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ome 12.5 million Africans were taken from their homes and forced aboard slave ships that were destined for the New World. About 10.7 million people survived the horrors of the Middle Passage between 1526 and 1866, only to end up in bondage on sugar, rice, cotton, and tobacco plantations throughout the Americas and the Caribbean.
The transatlantic slave trade is the largest forced migration in history. Until recently, however, it was all but impossible to measure the trade’s true dimensions: There were simply too many records among too many geographically dispersed archives. But, today, the slave trade’s broad outlines and its subtler trends can be gauged because of a remarkably collegial and tech-savvy project called the Trans-Atlantic Slave Trade Database. .
Yet countless Americans have not learned these lessons. They cling, instead, to a romanticized interpretation of slavery, one indebted to a book published 100 years ago.
In the spring of 1918, the historian Ulrich Bonnell Phillips published his seminal study, “American Negro Slavery,” which framed the institution as a benevolent labor agreement between indulgent masters and happy slaves. No other book, no monument, no movie — save, perhaps, for “Gone With the Wind,” itself beholden to Phillips’s work — has been more influential in shaping how many Americans have viewed slavery.
William Wilberforce, "The Saints" and the political events in Britain which led up to the abolition of slavery in 1833 across the British Empire.
It had been decades since the first mention of the issue in Parliament. In 1791, 163 Members of the Commons had voted against abolition. Very few MPs dared to defend the trade on moral grounds, even in the early debates. Instead, they called attention to the many economic and political reasons to continue it.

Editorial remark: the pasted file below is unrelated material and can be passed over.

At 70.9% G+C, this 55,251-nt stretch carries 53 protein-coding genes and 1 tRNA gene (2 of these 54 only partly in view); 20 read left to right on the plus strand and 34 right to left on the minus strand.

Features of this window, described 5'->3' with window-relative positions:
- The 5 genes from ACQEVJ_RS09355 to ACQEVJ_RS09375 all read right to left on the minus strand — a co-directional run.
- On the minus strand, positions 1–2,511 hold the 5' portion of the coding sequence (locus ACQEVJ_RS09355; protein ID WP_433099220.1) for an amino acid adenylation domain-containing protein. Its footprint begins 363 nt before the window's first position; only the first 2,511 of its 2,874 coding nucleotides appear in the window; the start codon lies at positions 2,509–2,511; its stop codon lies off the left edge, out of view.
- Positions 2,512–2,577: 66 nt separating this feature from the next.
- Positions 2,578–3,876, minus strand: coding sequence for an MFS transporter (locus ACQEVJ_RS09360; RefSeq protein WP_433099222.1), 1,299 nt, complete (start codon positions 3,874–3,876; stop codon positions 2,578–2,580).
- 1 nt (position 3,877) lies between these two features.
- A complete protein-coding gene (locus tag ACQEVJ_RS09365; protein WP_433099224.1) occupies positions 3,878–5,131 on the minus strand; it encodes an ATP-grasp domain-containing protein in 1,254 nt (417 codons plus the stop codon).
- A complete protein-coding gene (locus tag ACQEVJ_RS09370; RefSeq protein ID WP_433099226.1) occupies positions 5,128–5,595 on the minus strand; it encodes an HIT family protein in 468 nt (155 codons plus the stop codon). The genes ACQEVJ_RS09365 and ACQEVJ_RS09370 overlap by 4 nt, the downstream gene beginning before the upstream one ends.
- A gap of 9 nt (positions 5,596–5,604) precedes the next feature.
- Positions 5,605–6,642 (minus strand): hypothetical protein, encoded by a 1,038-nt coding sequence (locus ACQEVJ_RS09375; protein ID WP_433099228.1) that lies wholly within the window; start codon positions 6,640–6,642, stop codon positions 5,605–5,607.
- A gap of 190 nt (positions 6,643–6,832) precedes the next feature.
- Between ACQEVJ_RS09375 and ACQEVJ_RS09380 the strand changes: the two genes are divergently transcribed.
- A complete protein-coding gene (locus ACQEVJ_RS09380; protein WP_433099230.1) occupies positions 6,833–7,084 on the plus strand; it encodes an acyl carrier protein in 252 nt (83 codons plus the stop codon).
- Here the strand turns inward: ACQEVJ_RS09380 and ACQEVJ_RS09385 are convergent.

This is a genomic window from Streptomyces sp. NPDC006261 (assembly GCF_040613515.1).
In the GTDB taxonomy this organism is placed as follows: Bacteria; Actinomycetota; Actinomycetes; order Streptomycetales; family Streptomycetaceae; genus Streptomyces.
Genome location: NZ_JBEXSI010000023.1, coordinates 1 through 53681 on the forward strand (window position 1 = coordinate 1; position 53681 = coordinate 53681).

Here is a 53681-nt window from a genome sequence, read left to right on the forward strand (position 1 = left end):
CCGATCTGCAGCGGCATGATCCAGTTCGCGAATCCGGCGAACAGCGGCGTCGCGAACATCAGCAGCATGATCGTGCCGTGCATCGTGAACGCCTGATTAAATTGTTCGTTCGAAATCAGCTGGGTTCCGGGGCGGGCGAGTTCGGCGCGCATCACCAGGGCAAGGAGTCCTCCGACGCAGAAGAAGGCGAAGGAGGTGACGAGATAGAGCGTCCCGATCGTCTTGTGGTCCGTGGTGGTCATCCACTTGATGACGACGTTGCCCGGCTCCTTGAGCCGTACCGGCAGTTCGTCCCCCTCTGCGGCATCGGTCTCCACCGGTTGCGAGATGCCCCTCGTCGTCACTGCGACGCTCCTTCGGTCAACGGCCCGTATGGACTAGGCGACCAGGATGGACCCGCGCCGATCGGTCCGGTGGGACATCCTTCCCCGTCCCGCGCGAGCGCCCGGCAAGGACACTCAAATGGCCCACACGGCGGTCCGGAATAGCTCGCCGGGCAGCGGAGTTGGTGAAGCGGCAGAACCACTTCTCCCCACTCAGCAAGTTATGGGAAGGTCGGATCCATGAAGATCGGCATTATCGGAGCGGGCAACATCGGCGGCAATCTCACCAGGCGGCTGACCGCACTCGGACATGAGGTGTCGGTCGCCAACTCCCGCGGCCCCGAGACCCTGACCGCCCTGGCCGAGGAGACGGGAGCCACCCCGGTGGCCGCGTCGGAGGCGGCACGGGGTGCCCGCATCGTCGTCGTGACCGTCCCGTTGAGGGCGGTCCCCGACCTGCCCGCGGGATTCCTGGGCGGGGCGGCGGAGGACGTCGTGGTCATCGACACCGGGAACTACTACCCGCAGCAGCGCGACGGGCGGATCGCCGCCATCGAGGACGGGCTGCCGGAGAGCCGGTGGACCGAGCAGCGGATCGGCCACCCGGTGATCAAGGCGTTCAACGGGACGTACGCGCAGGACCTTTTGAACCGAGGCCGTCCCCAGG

Those who profited from the trade made up a large vested interest, and everyone knew that an end to the slave trade also jeopardized the entire plantation system. “The property of the West Indians is at stake,” said one MP, “and, though men may be generous with their own property, they should not be so with the property of others.” Abolition of the British trade could also give France an economic and naval advantage.
For enslaved African Americans, the ideal of marriage as an enduring lifelong bond was rarely an option. When couples stood before clergy or other officiants, they couldn’t share the traditional, age-old promises of permanent fidelity because their vows had a built-in asterisk: “Do you take this woman or this man to be your spouse—until death or distance do you part?”
Understanding those altered words, couples married with trepidation, fully aware of the turmoil that might result from trying to maintain and nurture their ties while enslaved. Still, they continually took leaps of faith, driven by burning passions to form families of their choosing—and create fundamental human bonds that could help soften the harsh conditions of human bondage.
These leaps were necessary because, for nearly 250 years, the vast majority of African Americans were considered chattel property. Within this system, white slaveholders made all the decisions: They determined whether and when enslaved people could wed. They split them apart when finances dictated. They sometimes chose who would marry who. Or brazenly violated enslaved couples’ marriages by forcing the women to serve as their own concubines. And those in political power set laws that made it exceedingly difficult for freed black people to reside for long near their still-enslaved families without being sucked back into the harrowing state of bondage themselves.
Slavery in the United States
Black slaves played a major, though unwilling and generally unrewarded, role in laying the economic foundations of the United States—especially in the South. Blacks also played a leading role in the development of Southern speech, folklore, music, dancing, and food, blending the cultural traits of their African homelands with those of Europe. During the 17th and 18th centuries, African and African American (those born in the New World) slaves worked mainly on the tobacco, rice, and indigo plantations of the Southern seaboard. Eventually slavery became rooted in the South’s huge cotton and sugar plantations. Although Northern businessmen made great fortunes from the trade of enslaved peoples and from investments in Southern plantations, slavery was never widespread in the North.